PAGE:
Cassidy Turley: Steady recovery continues in Kansas City

March 10, 2014  |  Dan Rafter  |  Print Article  |  Email this Article

Michael Mayer

Michael Mayer

Steady progress. That’s how researchers with Cassidy Turley describe what is happening today in the Kansas City commercial real estate market.

Cassidy Turley recently released its 2014 Annual Market Report for the Kansas City market. And researchers found that the area’s recovery is continuing. That recovery might not be taking place at a blistering pace, but it is, as the report says, a steady one.

And, in better news, Cassidy Turley researchers say that 2014 should be an even better year.

“The Kansas City commercial real estate market continues to rebound from the economic recession,” said Michael Mayer, managing principal with Cassidy Turley, in a written statement. “Significant growth from several companies contributes to the growing momentum, so much so that we expect to see notable improvements in 2014 over 2013.”

Kansas City’s industrial market saw a solid year in 2013, with gross absorption hitting 8.80 million square feet. That’s up from a low of 6.18 million square feet in 2010. Net absorption for the market stood at 3.10 million square feet. Cassidy Turley researchers predict that 2014 should be a “blockbuster year” for gross absorption in this market.

The office market, though, was more sluggish, with vacancy increasing to 19.6 percent in the fourth quarter from 19.2 percent. The average Class-A leasing rate stood at $20.14. This was an improvement: For five quarters, this rate fluctuated from $19.63 to $19.79. Cassidy Turley researchers predict that Class-A office rents should continue to increase in 2014, especially in the South Johnson County submarket, where vacancy rates are lower.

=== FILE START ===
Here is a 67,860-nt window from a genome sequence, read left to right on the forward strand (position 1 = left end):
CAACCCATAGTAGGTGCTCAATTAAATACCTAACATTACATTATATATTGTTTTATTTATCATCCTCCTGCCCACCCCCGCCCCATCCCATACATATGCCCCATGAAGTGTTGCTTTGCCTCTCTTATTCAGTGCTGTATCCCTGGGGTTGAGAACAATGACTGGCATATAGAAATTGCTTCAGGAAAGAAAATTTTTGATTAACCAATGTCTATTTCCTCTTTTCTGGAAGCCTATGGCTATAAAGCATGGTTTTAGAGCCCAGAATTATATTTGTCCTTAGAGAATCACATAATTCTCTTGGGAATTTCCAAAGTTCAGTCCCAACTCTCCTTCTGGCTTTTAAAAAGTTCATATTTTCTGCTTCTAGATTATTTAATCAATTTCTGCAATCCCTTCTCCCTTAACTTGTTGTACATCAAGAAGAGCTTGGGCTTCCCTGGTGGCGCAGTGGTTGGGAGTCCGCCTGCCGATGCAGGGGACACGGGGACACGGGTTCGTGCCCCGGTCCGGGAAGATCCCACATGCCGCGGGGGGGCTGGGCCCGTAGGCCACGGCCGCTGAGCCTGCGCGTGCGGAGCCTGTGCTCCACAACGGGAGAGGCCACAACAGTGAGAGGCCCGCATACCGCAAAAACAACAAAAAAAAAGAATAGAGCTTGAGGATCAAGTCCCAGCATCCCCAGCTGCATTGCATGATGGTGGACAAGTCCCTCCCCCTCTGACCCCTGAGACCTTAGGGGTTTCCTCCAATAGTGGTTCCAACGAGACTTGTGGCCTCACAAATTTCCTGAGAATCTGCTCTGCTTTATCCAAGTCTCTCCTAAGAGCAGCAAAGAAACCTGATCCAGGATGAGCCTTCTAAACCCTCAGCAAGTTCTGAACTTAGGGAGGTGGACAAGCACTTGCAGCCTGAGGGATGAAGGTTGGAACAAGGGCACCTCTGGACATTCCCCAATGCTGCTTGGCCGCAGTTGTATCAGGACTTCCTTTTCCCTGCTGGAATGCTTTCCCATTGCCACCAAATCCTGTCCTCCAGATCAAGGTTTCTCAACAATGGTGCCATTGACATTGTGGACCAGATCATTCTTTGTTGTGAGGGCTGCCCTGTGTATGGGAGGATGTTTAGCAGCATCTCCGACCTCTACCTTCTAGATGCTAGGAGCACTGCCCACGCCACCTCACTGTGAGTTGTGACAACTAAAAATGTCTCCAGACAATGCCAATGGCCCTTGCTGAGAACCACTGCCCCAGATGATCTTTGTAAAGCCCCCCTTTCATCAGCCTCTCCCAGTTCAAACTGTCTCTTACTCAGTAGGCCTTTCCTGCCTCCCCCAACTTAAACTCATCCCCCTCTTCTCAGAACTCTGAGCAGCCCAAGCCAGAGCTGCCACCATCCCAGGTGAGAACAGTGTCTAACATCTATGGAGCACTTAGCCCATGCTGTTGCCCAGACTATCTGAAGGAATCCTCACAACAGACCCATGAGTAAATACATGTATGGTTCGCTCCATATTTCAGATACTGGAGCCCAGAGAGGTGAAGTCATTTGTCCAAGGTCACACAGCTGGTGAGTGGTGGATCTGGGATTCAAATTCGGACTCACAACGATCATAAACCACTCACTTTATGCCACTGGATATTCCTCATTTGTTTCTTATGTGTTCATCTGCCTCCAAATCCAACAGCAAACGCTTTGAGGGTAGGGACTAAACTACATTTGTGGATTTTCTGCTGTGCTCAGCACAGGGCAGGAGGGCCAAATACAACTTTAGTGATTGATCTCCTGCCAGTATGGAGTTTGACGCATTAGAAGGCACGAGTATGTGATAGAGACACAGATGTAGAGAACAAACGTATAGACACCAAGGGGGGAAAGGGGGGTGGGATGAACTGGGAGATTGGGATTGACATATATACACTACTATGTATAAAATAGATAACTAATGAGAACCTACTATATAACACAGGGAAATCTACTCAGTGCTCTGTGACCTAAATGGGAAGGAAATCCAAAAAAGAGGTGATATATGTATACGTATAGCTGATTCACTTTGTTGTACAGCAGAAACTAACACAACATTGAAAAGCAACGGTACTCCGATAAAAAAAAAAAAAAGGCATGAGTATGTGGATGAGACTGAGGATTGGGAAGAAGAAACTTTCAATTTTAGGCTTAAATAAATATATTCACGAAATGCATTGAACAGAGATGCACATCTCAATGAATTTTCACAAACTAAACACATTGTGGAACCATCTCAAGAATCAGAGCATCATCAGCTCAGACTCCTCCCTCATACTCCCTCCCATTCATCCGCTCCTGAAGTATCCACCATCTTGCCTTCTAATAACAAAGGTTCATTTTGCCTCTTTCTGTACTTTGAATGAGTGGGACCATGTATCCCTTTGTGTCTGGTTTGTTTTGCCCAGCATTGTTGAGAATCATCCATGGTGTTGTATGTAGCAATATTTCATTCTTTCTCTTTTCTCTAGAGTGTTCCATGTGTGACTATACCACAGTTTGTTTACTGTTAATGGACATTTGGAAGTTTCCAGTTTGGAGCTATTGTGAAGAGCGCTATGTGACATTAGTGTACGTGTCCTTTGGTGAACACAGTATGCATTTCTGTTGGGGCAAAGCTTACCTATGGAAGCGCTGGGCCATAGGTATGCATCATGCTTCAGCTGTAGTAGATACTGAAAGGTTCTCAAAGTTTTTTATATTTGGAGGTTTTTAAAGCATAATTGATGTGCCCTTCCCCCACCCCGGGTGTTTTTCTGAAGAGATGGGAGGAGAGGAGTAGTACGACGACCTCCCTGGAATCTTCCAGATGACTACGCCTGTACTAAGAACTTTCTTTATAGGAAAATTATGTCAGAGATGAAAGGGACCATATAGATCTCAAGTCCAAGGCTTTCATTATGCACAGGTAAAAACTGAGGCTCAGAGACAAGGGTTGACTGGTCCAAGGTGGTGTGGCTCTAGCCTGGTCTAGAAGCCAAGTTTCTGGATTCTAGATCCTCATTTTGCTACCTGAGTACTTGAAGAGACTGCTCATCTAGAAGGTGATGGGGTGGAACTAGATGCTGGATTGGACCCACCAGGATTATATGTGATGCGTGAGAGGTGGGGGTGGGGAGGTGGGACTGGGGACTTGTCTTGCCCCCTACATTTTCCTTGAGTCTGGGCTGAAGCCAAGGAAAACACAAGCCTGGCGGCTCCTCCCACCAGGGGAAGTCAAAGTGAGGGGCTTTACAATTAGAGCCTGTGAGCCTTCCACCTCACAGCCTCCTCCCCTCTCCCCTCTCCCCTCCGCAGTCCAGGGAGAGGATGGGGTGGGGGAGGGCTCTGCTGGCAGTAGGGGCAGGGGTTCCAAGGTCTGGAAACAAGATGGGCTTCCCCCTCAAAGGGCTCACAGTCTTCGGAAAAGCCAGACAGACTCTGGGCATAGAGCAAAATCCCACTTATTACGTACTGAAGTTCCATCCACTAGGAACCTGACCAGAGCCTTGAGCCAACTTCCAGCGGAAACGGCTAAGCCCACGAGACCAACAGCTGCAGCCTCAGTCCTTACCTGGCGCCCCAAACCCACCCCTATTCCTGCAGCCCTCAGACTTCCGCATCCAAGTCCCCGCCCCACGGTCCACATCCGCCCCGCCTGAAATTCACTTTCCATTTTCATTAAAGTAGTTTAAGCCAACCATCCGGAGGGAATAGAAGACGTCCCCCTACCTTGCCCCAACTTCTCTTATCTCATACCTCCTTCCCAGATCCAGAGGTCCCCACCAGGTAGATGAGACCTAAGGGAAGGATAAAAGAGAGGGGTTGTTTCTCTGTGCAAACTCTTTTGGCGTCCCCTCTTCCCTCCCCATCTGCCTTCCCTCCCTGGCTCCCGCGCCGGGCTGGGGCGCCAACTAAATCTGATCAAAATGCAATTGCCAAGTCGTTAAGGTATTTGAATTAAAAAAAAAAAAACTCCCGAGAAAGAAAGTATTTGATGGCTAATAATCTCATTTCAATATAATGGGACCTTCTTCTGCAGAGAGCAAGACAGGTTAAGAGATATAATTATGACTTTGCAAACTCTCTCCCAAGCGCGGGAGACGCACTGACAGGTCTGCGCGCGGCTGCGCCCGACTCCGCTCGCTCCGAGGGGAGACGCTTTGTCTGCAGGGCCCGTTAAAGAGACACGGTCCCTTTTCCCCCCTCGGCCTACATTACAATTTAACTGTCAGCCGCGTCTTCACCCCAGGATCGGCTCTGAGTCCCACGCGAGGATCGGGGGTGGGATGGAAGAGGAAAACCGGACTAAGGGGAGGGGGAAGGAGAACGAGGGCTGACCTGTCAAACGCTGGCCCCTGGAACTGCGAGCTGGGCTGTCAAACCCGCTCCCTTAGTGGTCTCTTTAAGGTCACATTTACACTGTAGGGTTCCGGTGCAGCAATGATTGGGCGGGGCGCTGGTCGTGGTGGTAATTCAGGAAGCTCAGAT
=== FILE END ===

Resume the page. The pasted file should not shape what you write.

The Kansas City market did see improvement last year in the retail sector, where vacancy fell at the end of the year to 9.2 percent, down from 9.8 percent a year earlier. The metro-wide average triple-net rent was $13.52 at the end of 2013. That’s an increase of 2 percent over the rate of $13.24 at the end of 2012.

To little surprise, Kansas City’s multi-family sector remained strong last year, showing improvements in each of the key measures of market strength. Occupancy increased by one point to 94 percent. The average Class-A rent hit $1.02 a square foot. And the area saw 2,879 apartment permits issued in 2013, the highest that number has stood in the last eight years. As Cassidy Turley researchers say, apartment construction is rising, but there are no indications that it is growing faster than demand.

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